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98 The Principles of

98 The Principles of Beautiful Web Design Light and Shadow Light and shadow are the most important visual cues we can use to determine or create depth and volume in compositions. Even with accurate perspective and proportion, a composition without highlights and shadowing will look flat. Light and shadow establish visual contrast, and help to create the illusion of three-dimensional depth with two-dimensional media, such as pencil on paper or pixels on your computer screen. Light and shadow alone can also be used to make two-dimensional objects look like they exist in three-dimensional space. Each of the three cyan-colored circles in Figure 3.16 are the same size, but the different lighting effects and shadows applied give each a very unique feeling of depth and volume. A basic drop shadow has been applied to the first circle. It’s obvious that this is a two-dimensional object, but the drop shadow gives the illusion that the circle is hovering above the surface beneath it. The second circle has a linear gradient, and a shadow that’s skewed to the right. This combination of light with the tilted shadow suggest that it’s a two-dimensional circle that’s casting a shadow on an angled surface. The fact that the shadow is closer to the bottom than the top of the circle creates a sense of movement: it looks as if the top of the circle is falling towards or away from the viewer’s eye. A radial gradient—meaning one that’s applied in all directions from a central point—has been applied to the third circle, which looks spherical due to the highlight and shadows that the gradient creates. The shadow that it casts matches the location of the light source, which lends credibility to the volume and depth of the shape. Figure 3.16. Examples of light and shadow Just as there are many ways to alter the levels of depth with the circles in Figure 3.16, there are other methods to give your web page elements depth using only light and shadow. Take the menu in Figure 3.17, for example. The boxed-in words and rounded corners hint that these are clickable objects, and the dark background on the Products button indicates that it’s either hovered or active. It’s a simple navigation style that would work fine on just about any website, but unfortunately it feels a bit flat here.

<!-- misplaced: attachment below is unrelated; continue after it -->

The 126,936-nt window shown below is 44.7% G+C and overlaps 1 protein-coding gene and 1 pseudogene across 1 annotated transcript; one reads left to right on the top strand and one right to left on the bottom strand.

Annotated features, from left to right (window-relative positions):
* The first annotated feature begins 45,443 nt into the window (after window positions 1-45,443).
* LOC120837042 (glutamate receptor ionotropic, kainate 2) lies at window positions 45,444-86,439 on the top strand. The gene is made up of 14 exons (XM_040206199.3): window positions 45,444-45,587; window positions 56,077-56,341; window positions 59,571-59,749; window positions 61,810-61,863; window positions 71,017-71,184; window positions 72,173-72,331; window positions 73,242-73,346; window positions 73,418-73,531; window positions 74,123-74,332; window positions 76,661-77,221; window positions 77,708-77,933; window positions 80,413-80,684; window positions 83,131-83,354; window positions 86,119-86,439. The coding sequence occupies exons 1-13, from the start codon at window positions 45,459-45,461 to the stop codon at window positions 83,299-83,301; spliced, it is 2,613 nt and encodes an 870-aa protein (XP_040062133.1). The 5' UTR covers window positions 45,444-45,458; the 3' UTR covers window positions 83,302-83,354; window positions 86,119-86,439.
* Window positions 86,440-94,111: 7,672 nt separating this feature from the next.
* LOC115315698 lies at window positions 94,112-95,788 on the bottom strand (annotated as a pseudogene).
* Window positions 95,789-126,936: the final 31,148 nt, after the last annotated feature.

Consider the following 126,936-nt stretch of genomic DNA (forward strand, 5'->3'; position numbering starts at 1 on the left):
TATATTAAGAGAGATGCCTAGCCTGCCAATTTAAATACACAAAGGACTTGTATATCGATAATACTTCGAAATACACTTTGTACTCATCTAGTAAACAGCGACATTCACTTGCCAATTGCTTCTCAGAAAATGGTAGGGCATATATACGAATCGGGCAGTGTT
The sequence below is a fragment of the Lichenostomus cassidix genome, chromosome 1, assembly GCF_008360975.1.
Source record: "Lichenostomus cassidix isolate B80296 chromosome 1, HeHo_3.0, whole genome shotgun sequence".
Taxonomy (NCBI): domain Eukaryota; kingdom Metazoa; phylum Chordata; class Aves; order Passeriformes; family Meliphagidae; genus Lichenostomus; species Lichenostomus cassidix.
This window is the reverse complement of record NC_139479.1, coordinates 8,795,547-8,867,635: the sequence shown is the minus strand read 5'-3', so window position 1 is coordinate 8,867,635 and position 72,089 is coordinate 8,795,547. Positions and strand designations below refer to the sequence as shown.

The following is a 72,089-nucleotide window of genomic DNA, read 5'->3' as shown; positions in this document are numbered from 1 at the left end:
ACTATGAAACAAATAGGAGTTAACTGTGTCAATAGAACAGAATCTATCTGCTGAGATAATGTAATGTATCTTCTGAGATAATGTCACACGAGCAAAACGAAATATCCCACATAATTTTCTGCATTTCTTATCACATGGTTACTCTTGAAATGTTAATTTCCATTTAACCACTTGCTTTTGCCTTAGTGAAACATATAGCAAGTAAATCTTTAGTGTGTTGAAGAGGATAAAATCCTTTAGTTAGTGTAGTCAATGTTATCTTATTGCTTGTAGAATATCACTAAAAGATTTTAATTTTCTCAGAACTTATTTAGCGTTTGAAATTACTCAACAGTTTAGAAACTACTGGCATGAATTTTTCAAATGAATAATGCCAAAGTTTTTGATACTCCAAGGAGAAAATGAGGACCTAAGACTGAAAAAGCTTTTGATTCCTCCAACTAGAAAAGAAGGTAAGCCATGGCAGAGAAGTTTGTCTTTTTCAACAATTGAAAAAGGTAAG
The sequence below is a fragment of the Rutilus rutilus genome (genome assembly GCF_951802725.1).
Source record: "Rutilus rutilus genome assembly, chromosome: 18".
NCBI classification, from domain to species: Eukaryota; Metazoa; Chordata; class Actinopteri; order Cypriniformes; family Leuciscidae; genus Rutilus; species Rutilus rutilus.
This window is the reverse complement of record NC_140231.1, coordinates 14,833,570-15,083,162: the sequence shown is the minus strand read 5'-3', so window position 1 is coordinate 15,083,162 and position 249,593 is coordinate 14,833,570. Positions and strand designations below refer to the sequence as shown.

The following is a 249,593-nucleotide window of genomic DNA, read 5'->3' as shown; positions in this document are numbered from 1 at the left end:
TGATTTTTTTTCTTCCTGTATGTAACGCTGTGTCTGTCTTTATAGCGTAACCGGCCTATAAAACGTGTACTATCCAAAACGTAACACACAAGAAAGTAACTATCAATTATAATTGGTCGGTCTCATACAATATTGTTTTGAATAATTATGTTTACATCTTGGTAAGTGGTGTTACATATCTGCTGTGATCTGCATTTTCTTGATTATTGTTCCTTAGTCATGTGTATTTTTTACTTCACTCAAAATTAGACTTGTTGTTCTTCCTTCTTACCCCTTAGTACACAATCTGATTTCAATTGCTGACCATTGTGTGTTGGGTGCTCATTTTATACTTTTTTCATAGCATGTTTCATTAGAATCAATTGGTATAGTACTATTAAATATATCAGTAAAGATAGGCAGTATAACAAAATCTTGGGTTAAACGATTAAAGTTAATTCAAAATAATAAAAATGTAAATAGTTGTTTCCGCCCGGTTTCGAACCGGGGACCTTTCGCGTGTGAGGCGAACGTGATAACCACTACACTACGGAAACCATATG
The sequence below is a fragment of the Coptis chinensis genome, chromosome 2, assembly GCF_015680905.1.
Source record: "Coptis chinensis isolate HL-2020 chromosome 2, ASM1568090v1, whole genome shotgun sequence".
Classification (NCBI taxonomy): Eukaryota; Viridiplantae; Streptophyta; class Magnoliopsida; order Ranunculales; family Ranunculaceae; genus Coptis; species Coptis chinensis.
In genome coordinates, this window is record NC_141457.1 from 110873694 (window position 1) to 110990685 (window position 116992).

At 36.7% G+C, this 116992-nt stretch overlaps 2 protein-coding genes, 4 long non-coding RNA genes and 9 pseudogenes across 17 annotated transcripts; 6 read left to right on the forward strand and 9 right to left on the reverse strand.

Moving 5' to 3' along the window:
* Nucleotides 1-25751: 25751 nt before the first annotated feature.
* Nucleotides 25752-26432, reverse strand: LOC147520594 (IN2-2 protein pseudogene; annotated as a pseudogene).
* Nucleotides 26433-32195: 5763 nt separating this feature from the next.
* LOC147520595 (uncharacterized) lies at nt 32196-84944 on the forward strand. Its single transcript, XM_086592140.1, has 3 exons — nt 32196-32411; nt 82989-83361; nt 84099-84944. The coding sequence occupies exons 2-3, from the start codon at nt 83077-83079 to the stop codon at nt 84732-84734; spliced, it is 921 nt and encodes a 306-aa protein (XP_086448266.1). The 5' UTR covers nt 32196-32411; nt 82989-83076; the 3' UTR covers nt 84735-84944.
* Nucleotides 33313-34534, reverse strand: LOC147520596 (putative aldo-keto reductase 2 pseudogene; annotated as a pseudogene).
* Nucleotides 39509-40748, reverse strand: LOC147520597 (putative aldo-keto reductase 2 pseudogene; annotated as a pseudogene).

Texture 99 Figure 3.17. A clear and functional menu—but it’s a little flat If these button shapes were really three-dimensional, what would they look like? Would they be flat with beveled edges, or completely rounded on the top? Would the tops of the buttons be straight on the horizontal, or would they have rolling curves? What would happen when light hit them? All these questions can be answered by looking around you. For the example in Figure 3.18, I imagined that my links were lit from above, so I gave them a slight gradient rather than making the background color flat. I also added a bevel to the edges to make them feel a bit like glossy, rectangular subway tiles. I wanted the active link to look inset instead of beveled out, so that it appears to be clicked. I achieved that by adding a shadow to the top of the block instead of a bevel highlight. I gave the text a little drop shadow as well, to make it feel like the letters were slightly raised from the button surface. Figure 3.18. Gradients, shadows, and beveling make this menu pop Adding shadows to text and objects is another practical way of creating depth in your layout. This can easily be done in Photoshop using layer styles, but what if the person who’s maintaining the site lacks access to a copy of Photoshop? As with creating rounded corners and rotating objects, CSS3 again comes to the rescue. The box-shadow and text-shadow properties promise to make web design far less dependent on heavy images. A great place to experiment with these and other CSS3 properties is No need to restrict yourself to just adding lighting and shadows to boxy elements, though: try involving some perspective, and think about how real-life objects work when you’re trying to manu-

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